Building a Custom Home Checklist

custom home-a beautiful house that is newly built

Building a custom home can be an exciting but stressful undertaking. It is a physical manifestation of your dreams and years of hard work, saving and planning. It is also an enormous investment, so it is critical you educate yourself on the process to ensure your time, energy and money are well spent.

Read on to learn a few things you need to know before breaking ground on a custom home.

  1. This Is YOUR Home

It is easy to get overwhelmed with decision making when you are building a custom home which can lead to unintentionally delegating important choices to the professionals. To ensure that doesn’t happen and the house you build truly is your home, be sure to:

  • Take the time to think about what your needs are now, and long-term, before contacting any architect or general contractor. Planning more kids? Want a guest room, or two, for out-of-town family & friends?
  • Also consider: Is this where you will retire? Do you need a large, open space for entertaining? Safety features for young kids?
  • Be sure to have custom blueprints drawn up; don’t go the cheap route and get them from a book or online.
  • Ask yourself as many questions as possible now to avoid major renovations later.
  1. The Contractor

custom home-a contractor checking a house under construction

It’s common knowledge that a person who acts as her own lawyer has a fool for a client. It’s the same when it comes to building; don’t be your own contractor! Aside from their knowledge, contractors have established relationships with other construction professionals, and they know about local permits and building codes. When choosing a contractor, be sure to:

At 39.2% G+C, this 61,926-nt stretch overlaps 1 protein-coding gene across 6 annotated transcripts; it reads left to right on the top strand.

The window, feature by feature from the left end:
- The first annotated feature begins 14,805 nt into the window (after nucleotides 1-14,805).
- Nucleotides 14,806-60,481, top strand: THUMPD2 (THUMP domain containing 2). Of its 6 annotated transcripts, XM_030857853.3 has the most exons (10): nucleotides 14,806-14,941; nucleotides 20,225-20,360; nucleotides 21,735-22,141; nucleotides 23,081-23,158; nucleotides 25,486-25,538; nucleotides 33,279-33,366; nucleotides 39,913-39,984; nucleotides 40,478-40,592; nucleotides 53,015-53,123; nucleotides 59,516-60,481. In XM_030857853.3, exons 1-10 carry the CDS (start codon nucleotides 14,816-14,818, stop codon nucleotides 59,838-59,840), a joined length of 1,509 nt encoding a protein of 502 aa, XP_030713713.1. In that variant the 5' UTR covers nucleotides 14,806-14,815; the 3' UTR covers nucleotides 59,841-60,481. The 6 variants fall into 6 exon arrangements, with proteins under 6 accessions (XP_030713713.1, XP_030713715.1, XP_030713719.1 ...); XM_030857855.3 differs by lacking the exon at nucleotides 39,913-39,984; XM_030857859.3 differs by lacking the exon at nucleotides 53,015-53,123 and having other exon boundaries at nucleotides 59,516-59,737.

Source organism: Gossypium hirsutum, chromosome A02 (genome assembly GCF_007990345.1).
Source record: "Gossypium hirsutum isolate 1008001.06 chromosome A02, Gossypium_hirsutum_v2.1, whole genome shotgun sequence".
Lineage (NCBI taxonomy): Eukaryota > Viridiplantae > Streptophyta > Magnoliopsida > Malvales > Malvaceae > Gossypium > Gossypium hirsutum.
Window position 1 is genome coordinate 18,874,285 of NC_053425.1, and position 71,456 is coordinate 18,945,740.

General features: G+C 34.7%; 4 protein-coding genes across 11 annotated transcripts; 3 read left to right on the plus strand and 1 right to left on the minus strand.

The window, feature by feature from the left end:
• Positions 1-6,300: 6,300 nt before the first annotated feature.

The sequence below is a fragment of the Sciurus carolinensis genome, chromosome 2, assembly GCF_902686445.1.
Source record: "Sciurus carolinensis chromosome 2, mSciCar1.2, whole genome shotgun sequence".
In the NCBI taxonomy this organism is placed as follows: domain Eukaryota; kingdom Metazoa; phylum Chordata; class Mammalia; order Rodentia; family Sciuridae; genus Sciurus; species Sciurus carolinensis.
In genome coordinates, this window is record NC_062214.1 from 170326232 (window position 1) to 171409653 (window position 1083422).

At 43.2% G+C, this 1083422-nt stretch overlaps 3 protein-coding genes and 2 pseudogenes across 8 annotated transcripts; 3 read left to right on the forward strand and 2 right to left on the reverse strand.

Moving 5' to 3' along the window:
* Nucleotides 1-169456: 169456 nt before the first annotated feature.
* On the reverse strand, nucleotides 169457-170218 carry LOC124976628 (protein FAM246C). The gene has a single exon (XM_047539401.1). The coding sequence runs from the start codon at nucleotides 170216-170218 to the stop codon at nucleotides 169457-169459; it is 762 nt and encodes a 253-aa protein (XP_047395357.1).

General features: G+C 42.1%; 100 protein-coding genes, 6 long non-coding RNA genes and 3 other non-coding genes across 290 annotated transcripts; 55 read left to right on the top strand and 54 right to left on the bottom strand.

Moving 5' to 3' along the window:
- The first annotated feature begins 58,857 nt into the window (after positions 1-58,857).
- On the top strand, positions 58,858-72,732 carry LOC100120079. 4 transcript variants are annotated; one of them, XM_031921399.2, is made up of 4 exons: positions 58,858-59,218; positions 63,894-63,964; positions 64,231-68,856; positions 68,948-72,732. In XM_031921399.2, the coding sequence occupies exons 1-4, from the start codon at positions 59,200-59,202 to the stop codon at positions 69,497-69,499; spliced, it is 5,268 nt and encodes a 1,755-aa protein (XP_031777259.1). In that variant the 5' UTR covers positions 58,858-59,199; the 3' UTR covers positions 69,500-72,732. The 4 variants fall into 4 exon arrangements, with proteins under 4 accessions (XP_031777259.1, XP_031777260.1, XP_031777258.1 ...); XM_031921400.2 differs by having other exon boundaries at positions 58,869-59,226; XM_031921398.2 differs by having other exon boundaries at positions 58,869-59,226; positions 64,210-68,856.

• Check with the National Association of Home Builders (NAHB) and the Better Business Bureau of your state to see how long they have been in business and if any complaints have been filed against them.
  • Ask for recommendations.
  • When you select a few to interview, pay attention to how they talk about their craft. Is it with passion, or only dollar signs in their eyes?
  • Ask for references for them and their subcontractors and follow up.
  • Check their insurance.
  • It’s rarely a good idea to choose the lowest-bidding contractor
  • Review your contract with a lawyer.
  1. The Neighborhood

As with the design of the home, you need to ask yourself a lot of questions about the area in which you want to live. When choosing a lot, don’t be tempted to buy based on price alone; remember that a house is an investment so it’s worth the extra upfront costs to get what you really want. Some questions to consider:

  • What are your priorities? Being close to work? Or family? Do you want city conveniences or a rural, quiet setting?
  • How are the other properties in the neighborhood – are they kept up well? What are the average price ranges and recent valuations?
  • Will your house plan fit the lot and area both stylistically and size-wise? If the entire neighborhood is all old Victorians, your overly-eclectic design could result in a lower property value.
  • How far away is the grocery store? The gas station? The school (are there good schools in the district)? Near by is nice, but across the street, not so much.
  1. Design & Resale Value

custom home-a house being built